New Year's Letter 2010 Years past, I would write a New Year's Letter and every year the kids had a fit at what things I chose to include about them. I haven't done that for quite a while, so I thought this year might be a good one to revive the project, especially as so much has happened for us this year. First, Deb & me. New Year's Eve 2008/9 saw Deb & I celebrating with our close friends Jack & Ellen Jackson as we have done for many years. By January 3, we had packed up a U-Haul truck with all the things we needed to take to the boat and headed South. We had never driven the East Coast South of DC, so it was interesting. We stopped to see our daughter, Shary, then in Veterinary School @ U. Penn. and Marolyn, Deb's Mom, along the way. We arrived at Dottie & Larry Thompson's house, where Always & All Ways was moored, in only 7 days. Dottie had offered us the use of their dock, AND their house, AND their car after meeting us for only a couple days in Bocas del Toro where they were living on their boat, Changes in Attitude. We hadn't even met Larry! The arrangement turned out to be perfect. We clicked with the Thompsons immediately and became good friends overnight. The only problem was, we were having so much fun, it was hard to leave. We made one trip up to Venice to see some of Deb's family including Ron & Sharon, Jimmy & Jill, and Daryl. Finally, in April 1 we set sail South and wander down the West coast of Florida, through the Keys and back up the East coast to Ft. Lauderdale. There we left our boat, which was by now our home, on Camsy's dock and flew back to NH to open up the house and put it on the market For Sale. Camsy is a retired boater who rents her dock by the month to transients like us and turned out to be a gem. Not only did she take us to the airport, when we returned, she took us shopping to provision. In NE, we got to see all our families including celebrating my Dad's 87th and my 60th birthdays. On the way back, we stopped in Philly for Shary's graduation - there are now two "Dr. Parkers". Upon return to Ft. Lauderdale, we crossed the Gulf Stream to the Bahamas and after a couple weeks were joined by Dottie & Larry who flew over to meet us. Together we wandered down the island chain visiting some of Dottie & Larry's favorite places and seeing some out of the way places that even they had never visited. Eventually, we left Great Inagua and sailed to Jamaica where we pciked up David, my brother, & Lisa, his fiance. The six of us sailed to Panama, arriving July 1. Since then, we have been moving our home between the anchorage in Bocas del Toro, the dock or anchorage at Discovery Bay, and out island (with its new dock) in Tierra Oscura. Most of the time has been spent working on the house getting it ready to move into. We made trips back to NE in October to close up the house (It has NOT sold) and again in December for Sam & Andy's wedding. Both times we got to see family again and in December had an early Christmas with Deb's family in VT, our kids in NH, and my family in ME. Finally, on December 24th, we moved into our nearly complete house and have been making it a home. We celebrated our own Christmas with a decorated pigmy date palm and New Year's in what is now our HOME. It was strange not to be celebrating with Jack & Ellen, but nice to have a new land based home. And now for the kids: Lucas , 31, has been general manager of "5 Wits!" a company that runs a multimedia experience in Boston that I have never been able to describe adequately - you just have to go there. This year he successfully negotiated a contract with the Kraft family to move Tomb to Patriot's Place in Foxboro and open a second show, Espionage, at the same site. That will take about 120% of his time for the first half of 2010, but we hope maybe he can come visit in Panama after the shows open this summer. Lucas now has a "real" apartment (as opposed to a bachelor crash pad) for the first time, living with his girlfriend Leah. Luc says living with Leah (she is in nursing school and pulling a 4.0) is easier than he thought it would be, but Leah finds it a bit harder than expected. They are doing well, however, and even have an extra bedroom and have graciously let us stay with the each time we flew in or out of Logan. Last time Lucas even cooked a fantastic lamb shank dinner for us all. Is Peter Pan really growing up??! Curry , 29 (don't even mention 30!), is working as a pediatric nurse at Dartmouth Hitchcock. She decided to move back "home" (where she spent the first 13 years of her life) in large part to be near her grandmother, Mim, who was ill and finally past away in July. Curry took her week of vacation time to be with Mim and help her pass from this life as peacefully as possible. I remember doing the same with my grandmother when I was in medical school. It is a wonderful experience you never forget. Well done Curry! Curry's boyfriend, Dan, is an accountant with a big firm in Burlington, VT, and they are talking about her moving to VT, or possibly his moving to NH (his firm has a branch in Hanover). Shary , 29, after graduating with a DVM from U Penn (see above), is now immersed in her internship at Tri- County rescue. She is the first intern they have ever taken and is essentially designing her own program as she goes. It sounds like a typical internship - tons of work, but great learning. After the internship, she is looking at working in some type of rescue/wild animal position and is exploring a couple back in NE. Shary finally had to buy a new car for her birthday in October. She, like her father, drove the old one until it was nearly dead and the dealership took it in trade more out of pity than any intrinsic value. Kim , soon to be 27, is our only married child. She and her husband, Zac, live on a cute little cottage on a lake in Ringe, NH. It was originally a guest house for the main home (now also rented). It is somewhat cramped, but the magic of living by the water is undeniable. (We spent many years living on the shores of Mascoma lake in Enfield when she was young.) Kim continues to work at Trends of Fashion in Antrim where she has a devout clientele. Zac does landscaping in the summer and is plowing driveways for the winter - not a job I envy, getting up at all hours and working in the cold. Somehow, I find the climate in Panama much more to my liking these days. It's been quite a year. Living on the boat was much easier than imagined, and now, living in the rain forest is absolutely magical. Like in Naples, it is hard to think of leaving; but we are already making plans to sail down to the San Blas islands with Ron & Cindy Nystrom, new friends we have met here in Panama. For now we will stick to our very loose schedule of spending hurricane season in the house and sailing the rest of the year. Happy New Year to all our friends and relatives wherever you are!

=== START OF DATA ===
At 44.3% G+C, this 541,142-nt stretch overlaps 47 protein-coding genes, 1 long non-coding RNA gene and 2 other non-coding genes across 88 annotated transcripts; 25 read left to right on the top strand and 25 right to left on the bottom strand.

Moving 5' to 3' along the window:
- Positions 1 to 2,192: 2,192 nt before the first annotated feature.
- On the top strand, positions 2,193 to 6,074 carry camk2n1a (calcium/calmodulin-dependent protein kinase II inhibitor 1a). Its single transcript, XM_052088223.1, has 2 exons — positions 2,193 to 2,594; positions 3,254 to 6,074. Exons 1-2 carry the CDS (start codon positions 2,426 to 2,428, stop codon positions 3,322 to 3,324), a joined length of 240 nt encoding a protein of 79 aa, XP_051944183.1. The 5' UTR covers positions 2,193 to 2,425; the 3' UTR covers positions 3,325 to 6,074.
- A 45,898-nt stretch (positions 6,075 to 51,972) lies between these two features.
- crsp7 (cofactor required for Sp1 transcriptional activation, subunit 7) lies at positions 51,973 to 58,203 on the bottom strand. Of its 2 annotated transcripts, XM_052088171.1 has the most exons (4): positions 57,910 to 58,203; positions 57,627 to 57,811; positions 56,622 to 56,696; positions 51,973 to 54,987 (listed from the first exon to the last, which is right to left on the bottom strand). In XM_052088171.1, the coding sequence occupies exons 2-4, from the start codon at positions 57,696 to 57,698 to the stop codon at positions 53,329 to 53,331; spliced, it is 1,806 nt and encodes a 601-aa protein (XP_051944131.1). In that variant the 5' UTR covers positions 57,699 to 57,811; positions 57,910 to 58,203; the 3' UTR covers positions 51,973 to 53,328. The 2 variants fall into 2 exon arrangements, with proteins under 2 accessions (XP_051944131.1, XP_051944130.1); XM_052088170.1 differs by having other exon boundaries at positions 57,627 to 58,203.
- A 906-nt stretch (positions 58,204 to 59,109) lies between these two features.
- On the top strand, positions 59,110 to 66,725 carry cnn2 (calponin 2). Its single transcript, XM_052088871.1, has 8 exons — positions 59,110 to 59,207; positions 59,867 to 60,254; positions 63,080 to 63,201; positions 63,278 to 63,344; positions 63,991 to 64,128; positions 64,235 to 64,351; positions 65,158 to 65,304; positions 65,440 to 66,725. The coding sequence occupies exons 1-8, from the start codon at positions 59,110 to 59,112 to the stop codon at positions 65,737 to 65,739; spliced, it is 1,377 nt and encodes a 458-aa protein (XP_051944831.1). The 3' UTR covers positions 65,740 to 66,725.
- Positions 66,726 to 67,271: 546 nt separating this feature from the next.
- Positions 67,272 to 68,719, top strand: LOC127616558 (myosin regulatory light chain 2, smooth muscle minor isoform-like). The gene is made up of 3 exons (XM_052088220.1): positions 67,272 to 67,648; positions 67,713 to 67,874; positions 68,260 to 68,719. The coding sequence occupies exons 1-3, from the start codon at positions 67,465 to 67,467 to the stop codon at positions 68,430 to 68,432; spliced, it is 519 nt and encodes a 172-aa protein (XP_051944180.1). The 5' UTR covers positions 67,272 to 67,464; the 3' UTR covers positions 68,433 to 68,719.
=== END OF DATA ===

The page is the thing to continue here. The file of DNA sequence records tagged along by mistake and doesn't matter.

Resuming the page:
01/09/2010 | SeaOrphan1
Better than in years past, i'll give you that! I'll let Leah know she made the family newsletter! Love you guys.